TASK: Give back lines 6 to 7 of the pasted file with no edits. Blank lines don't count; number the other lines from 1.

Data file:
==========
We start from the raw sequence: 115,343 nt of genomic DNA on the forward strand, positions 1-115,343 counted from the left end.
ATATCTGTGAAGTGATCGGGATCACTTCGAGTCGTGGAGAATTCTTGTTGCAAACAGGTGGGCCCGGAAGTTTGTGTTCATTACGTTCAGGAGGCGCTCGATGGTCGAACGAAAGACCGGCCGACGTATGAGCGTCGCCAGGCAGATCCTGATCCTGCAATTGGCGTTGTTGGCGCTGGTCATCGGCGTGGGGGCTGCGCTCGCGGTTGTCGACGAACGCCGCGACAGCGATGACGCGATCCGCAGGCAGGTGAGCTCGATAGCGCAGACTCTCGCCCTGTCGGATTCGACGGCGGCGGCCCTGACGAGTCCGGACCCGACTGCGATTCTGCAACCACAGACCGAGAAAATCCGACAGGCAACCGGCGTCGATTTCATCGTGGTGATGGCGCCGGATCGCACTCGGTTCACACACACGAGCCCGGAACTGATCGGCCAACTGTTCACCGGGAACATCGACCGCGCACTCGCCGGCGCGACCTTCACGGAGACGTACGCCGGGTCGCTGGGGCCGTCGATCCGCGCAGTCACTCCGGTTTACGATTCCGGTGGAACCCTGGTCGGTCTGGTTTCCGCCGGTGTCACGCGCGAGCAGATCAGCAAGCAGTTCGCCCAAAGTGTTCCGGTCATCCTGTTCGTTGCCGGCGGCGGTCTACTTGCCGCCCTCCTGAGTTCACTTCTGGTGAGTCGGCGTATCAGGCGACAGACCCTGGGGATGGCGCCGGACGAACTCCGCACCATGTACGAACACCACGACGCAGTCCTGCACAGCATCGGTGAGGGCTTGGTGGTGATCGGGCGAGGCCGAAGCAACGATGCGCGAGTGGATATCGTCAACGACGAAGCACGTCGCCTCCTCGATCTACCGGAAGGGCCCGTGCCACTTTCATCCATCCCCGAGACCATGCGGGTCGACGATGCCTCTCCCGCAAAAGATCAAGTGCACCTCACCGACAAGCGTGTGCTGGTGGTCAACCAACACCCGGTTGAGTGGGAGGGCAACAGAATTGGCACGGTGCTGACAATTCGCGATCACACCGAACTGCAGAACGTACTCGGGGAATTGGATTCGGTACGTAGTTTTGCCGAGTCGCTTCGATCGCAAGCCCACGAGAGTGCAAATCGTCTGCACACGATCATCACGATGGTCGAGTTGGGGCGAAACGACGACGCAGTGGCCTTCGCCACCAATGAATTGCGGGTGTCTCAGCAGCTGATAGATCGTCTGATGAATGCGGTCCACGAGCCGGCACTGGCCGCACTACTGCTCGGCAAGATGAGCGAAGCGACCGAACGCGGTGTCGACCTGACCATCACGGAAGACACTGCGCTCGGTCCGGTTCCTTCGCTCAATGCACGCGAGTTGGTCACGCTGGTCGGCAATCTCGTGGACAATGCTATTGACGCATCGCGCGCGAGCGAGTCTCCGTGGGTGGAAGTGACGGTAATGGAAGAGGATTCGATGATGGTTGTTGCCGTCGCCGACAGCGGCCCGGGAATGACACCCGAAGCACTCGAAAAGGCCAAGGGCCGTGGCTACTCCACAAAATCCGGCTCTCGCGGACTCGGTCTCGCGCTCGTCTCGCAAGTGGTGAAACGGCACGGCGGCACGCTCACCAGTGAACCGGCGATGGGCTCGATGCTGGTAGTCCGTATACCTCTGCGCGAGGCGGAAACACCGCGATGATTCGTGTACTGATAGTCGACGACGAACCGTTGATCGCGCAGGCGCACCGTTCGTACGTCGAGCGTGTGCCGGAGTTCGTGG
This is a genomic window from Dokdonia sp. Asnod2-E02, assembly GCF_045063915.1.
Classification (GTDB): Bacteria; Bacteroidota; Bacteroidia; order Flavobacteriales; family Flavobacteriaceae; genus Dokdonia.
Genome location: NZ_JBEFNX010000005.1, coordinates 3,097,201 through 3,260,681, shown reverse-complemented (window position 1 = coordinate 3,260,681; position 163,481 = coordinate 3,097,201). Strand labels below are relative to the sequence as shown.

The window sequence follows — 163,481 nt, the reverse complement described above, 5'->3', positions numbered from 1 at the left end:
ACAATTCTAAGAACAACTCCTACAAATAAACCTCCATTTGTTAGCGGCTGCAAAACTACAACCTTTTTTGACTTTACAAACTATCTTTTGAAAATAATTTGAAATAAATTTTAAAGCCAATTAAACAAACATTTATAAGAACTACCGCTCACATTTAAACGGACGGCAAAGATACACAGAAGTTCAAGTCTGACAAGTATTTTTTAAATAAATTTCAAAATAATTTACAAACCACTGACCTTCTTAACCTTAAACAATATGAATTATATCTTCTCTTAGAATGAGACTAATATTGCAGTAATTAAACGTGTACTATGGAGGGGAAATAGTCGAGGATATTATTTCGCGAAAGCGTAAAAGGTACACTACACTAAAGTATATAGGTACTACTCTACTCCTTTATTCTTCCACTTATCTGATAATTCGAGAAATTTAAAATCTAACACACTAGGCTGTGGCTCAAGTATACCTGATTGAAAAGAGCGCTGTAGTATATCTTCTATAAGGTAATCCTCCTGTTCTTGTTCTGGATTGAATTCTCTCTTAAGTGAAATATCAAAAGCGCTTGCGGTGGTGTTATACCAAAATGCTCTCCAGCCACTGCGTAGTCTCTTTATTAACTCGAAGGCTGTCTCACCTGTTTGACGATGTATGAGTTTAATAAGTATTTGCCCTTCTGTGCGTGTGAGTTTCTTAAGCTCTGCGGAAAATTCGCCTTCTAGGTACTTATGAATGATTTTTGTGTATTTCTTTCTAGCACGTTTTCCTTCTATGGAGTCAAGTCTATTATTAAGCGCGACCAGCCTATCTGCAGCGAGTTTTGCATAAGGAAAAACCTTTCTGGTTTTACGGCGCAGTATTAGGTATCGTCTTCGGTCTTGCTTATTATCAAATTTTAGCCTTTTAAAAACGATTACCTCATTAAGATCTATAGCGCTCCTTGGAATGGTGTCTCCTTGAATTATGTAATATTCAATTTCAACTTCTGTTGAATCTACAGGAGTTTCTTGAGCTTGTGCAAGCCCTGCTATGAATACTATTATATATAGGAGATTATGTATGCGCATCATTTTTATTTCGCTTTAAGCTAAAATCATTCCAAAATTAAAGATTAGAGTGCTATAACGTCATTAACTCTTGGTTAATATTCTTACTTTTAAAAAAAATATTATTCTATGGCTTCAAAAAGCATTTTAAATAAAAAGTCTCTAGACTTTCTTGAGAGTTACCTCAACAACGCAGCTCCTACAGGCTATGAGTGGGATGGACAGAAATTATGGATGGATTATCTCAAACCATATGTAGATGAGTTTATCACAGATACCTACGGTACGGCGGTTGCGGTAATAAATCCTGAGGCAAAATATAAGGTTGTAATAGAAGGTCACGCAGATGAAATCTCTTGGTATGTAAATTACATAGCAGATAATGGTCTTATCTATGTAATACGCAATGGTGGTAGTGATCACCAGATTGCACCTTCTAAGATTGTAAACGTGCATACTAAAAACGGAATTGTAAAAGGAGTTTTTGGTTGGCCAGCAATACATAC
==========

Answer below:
The window sequence follows — 163,481 nt, the reverse complement described above, 5'->3', positions numbered from 1 at the left end:
ACAATTCTAAGAACAACTCCTACAAATAAACCTCCATTTGTTAGCGGCTGCAAAACTACAACCTTTTTTGACTTTACAAACTATCTTTTGAAAATAATTTGAAATAAATTTTAAAGCCAATTAAACAAACATTTATAAGAACTACCGCTCACATTTAAACGGACGGCAAAGATACACAGAAGTTCAAGTCTGACAAGTATTTTTTAAATAAATTTCAAAATAATTTACAAACCACTGACCTTCTTAACCTTAAACAATATGAATTATATCTTCTCTTAGAATGAGACTAATATTGCAGTAATTAAACGTGTACTATGGAGGGGAAATAGTCGAGGATATTATTTCGCGAAAGCGTAAAAGGTACACTACACTAAAGTATATAGGTACTACTCTACTCCTTTATTCTTCCACTTATCTGATAATTCGAGAAATTTAAAATCTAACACACTAGGCTGTGGCTCAAGTATACCTGATTGAAAAGAGCGCTGTAGTATATCTTCTATAAGGTAATCCTCCTGTTCTTGTTCTGGATTGAATTCTCTCTTAAGTGAAATATCAAAAGCGCTTGCGGTGGTGTTATACCAAAATGCTCTCCAGCCACTGCGTAGTCTCTTTATTAACTCGAAGGCTGTCTCACCTGTTTGACGATGTATGAGTTTAATAAGTATTTGCCCTTCTGTGCGTGTGAGTTTCTTAAGCTCTGCGGAAAATTCGCCTTCTAGGTACTTATGAATGATTTTTGTGTATTTCTTTCTAGCACGTTTTCCTTCTATGGAGTCAAGTCTATTATTAAGCGCGACCAGCCTATCTGCAGCGAGTTTTGCATAAGGAAAAACCTTTCTGGTTTTACGGCGCAGTATTAGGTATCGTCTTCGGTCTTGCTTATTATCAAATTTTAGCCTTTTAAAAACGATTACCTCATTAAGATCTATAGCGCTCCTTGGAATGGTGTCTCCTTGAATTATGTAATATTCAATTTCAACTTCTGTTGAATCTACAGGAGTTTCTTGAGCTTGTGCAAGCCCTGCTATGAATACTATTATATATAGGAGATTATGTATGCGCATCATTTTTATTTCGCTTTAAGCTAAAATCATTCCAAAATTAAAGATTAGAGTGCTATAACGTCATTAACTCTTGGTTAATATTCTTACTTTTAAAAAAAATATTATTCTATGGCTTCAAAAAGCATTTTAAATAAAAAGTCTCTAGACTTTCTTGAGAGTTACCTCAACAACGCAGCTCCTACAGGCTATGAGTGGGATGGACAGAAATTATGGATGGATTATCTCAAACCATATGTAGATGAGTTTATCACAGATACCTACGGTACGGCGGTTGCGGTAATAAATCCTGAGGCAAAATATAAGGTTGTAATAGAAGGTCACGCAGATGAAATCTCTTGGTATGTAAATTACATAGCAGATAATGGTCTTATCTATGTAATACGCAATGGTGGTAGTGATCACCAGATTGCACCTTCTAAGATTGTAAACGTGCATACTAAAAACGGAATTGTAAAAGGAGTTTTTGGTTGGCCAGCAATACATAC